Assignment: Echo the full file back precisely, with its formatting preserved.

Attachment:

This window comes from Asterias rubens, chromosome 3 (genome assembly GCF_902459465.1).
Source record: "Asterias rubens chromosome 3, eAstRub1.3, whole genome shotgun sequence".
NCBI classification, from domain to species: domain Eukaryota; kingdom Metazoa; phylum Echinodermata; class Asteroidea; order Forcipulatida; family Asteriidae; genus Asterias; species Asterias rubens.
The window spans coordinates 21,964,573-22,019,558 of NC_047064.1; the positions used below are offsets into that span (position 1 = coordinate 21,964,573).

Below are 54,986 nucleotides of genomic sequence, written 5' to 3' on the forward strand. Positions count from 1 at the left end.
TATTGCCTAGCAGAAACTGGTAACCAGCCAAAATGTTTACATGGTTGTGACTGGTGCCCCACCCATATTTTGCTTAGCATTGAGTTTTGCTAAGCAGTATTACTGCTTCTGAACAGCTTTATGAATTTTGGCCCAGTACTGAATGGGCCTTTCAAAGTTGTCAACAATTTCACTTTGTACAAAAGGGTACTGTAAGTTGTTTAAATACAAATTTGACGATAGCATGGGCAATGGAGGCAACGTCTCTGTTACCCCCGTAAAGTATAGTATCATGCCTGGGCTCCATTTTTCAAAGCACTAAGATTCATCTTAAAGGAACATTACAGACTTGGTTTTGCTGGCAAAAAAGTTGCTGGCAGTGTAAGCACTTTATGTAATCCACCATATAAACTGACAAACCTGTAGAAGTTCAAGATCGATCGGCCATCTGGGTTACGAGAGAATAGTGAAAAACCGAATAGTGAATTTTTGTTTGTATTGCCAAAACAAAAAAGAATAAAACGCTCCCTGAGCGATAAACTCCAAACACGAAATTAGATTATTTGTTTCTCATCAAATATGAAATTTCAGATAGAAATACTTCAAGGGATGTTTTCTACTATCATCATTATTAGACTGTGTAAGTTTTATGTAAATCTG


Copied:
This window comes from Asterias rubens, chromosome 3 (genome assembly GCF_902459465.1).
Source record: "Asterias rubens chromosome 3, eAstRub1.3, whole genome shotgun sequence".
NCBI classification, from domain to species: domain Eukaryota; kingdom Metazoa; phylum Echinodermata; class Asteroidea; order Forcipulatida; family Asteriidae; genus Asterias; species Asterias rubens.
The window spans coordinates 21,964,573-22,019,558 of NC_047064.1; the positions used below are offsets into that span (position 1 = coordinate 21,964,573).

Below are 54,986 nucleotides of genomic sequence, written 5' to 3' on the forward strand. Positions count from 1 at the left end.
TATTGCCTAGCAGAAACTGGTAACCAGCCAAAATGTTTACATGGTTGTGACTGGTGCCCCACCCATATTTTGCTTAGCATTGAGTTTTGCTAAGCAGTATTACTGCTTCTGAACAGCTTTATGAATTTTGGCCCAGTACTGAATGGGCCTTTCAAAGTTGTCAACAATTTCACTTTGTACAAAAGGGTACTGTAAGTTGTTTAAATACAAATTTGACGATAGCATGGGCAATGGAGGCAACGTCTCTGTTACCCCCGTAAAGTATAGTATCATGCCTGGGCTCCATTTTTCAAAGCACTAAGATTCATCTTAAAGGAACATTACAGACTTGGTTTTGCTGGCAAAAAAGTTGCTGGCAGTGTAAGCACTTTATGTAATCCACCATATAAACTGACAAACCTGTAGAAGTTCAAGATCGATCGGCCATCTGGGTTACGAGAGAATAGTGAAAAACCGAATAGTGAATTTTTGTTTGTATTGCCAAAACAAAAAAGAATAAAACGCTCCCTGAGCGATAAACTCCAAACACGAAATTAGATTATTTGTTTCTCATCAAATATGAAATTTCAGATAGAAATACTTCAAGGGATGTTTTCTACTATCATCATTATTAGACTGTGTAAGTTTTATGTAAATCTG